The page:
Your grief for what you’ve lost lifts a mirror

up to where you are bravely working.

 

Expecting the worst, you look, and instead,

here’s the joyful face you’ve been wanting to see.

 

Your hand opens and closes and opens and closes.

If it were always a fist or always stretched open,

you would be paralysed.

 

Your deepest presence is in every small contracting and expanding,

the two as beautifully balanced and coordinated

as birdwings.

 

—Rumi

 

 

 

Every season is more than itself alone; 

Each moment and slow passage of time

 

Has a twin. Feeling bleak and daunted

All this grey Easter long—doing grief’s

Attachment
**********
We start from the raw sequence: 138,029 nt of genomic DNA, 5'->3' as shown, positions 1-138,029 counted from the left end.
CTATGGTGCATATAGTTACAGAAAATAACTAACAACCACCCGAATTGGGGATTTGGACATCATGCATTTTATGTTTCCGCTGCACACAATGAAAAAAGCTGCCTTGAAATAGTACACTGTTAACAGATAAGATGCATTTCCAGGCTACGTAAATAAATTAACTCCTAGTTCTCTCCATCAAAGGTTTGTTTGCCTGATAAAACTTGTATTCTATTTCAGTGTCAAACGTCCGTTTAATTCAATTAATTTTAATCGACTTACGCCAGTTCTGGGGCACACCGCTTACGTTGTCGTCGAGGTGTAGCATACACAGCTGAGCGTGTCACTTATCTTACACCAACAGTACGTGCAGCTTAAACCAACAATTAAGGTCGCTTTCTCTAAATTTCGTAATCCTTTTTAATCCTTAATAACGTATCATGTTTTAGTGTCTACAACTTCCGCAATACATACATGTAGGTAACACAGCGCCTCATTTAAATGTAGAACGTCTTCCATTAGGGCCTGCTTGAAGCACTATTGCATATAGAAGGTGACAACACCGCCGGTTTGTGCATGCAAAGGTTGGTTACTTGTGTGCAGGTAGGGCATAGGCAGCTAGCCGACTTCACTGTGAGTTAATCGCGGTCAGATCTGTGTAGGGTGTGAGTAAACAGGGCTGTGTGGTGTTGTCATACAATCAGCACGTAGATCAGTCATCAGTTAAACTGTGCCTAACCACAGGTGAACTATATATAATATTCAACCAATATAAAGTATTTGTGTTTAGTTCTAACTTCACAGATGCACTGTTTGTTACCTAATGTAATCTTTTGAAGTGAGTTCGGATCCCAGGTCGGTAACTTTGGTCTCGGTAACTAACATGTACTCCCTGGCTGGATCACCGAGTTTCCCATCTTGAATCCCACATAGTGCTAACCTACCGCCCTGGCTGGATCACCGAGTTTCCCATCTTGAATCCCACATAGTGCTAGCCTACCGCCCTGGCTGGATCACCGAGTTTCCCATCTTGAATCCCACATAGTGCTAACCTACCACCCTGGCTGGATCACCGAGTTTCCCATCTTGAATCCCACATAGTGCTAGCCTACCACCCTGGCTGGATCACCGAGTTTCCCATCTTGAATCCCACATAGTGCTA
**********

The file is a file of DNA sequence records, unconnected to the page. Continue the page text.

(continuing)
Work, as it’s best done, alone—I caught

In the mirror, more than once, a man

 

So much lighter than the man I’d been

Hauling about, like a burlap sack

 

Of granite, like four decades of dropped

Anchors, and he put me in mind, this other

 

Self, of a goshawk making ready for flight.

And for a moment, that’s stretched

 

Into a week, I flew, too (thankful for

The mirror and the doubleness of things).

 

Sometimes one’s flown the cage, already,

That holds one in. One heals by bearing

 

The pain and all the days one’s left behind;

One heals by setting them aside. Inside

 

The stone, there’s light; inside the heft

And harrow of all you’ve lost, a flight

 

That aches for air. The soul wants,

First, to clench and then to spread its

 

Fingers. Love is made of feathers and of

Bone—and healing has the habit of wings.